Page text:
April 1, 20114/1/11 0 comments
“To fall”, “to perish” in Latin. Many terms are used for a dead body some more irreverent than others: the decedent, a corpse, a stiff, a cadaver. But only the last word is exclusively used for a body that has been preserved for dissection. Although atlases, highly realistic models, and computer simulations have supplemented even supplanted some dissection, the detailed study of a cadaver is still essential. Dissection instructs students in the tremendous variation in human anatomy that one must know whether palpating a worrisome lump or performing surgery. Reflecting this is the Latin inscription found over the doors of many dissection labs: Hic locus est ubi mors gaudet succurrere vitae. Translated: “This is the place where Death rejoices in helping Life”.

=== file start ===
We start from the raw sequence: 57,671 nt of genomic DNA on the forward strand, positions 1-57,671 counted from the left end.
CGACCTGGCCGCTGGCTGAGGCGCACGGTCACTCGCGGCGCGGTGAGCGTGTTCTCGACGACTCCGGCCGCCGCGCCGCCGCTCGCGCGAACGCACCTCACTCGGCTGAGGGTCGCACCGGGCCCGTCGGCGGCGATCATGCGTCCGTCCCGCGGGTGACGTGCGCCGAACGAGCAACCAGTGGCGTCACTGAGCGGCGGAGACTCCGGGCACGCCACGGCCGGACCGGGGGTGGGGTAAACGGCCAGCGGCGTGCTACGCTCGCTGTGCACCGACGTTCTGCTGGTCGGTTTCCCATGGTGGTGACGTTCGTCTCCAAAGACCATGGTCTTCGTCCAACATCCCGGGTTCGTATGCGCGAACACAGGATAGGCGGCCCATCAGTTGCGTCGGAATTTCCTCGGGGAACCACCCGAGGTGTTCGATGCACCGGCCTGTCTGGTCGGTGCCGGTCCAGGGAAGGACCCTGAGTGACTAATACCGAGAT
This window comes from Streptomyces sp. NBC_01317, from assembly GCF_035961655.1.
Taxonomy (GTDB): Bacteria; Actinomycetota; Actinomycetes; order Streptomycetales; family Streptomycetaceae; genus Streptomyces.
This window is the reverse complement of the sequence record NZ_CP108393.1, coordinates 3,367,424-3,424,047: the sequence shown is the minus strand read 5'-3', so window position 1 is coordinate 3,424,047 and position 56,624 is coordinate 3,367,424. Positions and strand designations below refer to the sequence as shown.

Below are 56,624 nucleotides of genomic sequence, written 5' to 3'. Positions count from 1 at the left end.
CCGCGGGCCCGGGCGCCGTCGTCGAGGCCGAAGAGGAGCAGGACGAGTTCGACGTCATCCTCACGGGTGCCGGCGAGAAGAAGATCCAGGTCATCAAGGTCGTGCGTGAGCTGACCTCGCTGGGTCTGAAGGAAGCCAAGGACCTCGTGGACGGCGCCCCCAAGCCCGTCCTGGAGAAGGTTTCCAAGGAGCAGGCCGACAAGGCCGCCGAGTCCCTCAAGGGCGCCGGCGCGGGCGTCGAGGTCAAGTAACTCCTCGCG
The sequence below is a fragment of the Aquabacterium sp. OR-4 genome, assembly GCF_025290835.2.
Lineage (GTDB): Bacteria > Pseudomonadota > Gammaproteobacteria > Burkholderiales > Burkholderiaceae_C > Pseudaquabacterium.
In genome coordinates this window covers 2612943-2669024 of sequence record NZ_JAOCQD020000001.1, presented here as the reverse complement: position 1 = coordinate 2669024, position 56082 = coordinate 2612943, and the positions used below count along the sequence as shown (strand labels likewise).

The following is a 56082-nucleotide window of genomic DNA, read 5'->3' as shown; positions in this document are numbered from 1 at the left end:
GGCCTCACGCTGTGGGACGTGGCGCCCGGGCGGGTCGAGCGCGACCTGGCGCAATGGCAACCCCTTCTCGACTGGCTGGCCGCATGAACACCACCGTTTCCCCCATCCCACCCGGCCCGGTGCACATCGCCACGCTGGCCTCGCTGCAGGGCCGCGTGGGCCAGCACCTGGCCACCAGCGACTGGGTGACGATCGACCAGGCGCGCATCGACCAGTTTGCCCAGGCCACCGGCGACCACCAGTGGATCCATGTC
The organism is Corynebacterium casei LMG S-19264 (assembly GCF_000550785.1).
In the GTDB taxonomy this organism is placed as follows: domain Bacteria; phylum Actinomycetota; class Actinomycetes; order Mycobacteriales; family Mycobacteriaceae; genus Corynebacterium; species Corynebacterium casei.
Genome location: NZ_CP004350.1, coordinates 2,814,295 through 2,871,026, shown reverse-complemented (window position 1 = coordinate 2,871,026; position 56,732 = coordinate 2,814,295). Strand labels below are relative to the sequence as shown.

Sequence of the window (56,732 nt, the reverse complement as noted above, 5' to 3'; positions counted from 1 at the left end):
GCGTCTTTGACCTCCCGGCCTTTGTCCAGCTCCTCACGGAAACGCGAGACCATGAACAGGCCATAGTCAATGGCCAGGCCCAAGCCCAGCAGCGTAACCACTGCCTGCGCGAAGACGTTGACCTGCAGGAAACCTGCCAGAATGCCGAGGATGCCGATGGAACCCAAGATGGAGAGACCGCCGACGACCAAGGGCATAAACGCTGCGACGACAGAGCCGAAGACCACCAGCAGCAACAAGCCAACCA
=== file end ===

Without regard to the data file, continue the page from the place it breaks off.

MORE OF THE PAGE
The Latin root in cadaver, cadere, is also found in the common words: decay, decadence and cadence. The last word defines the rhythmic footfalls of military marching, and in its Italian version, cadenza, the flourish that concludes or comes near the end of a piece of music.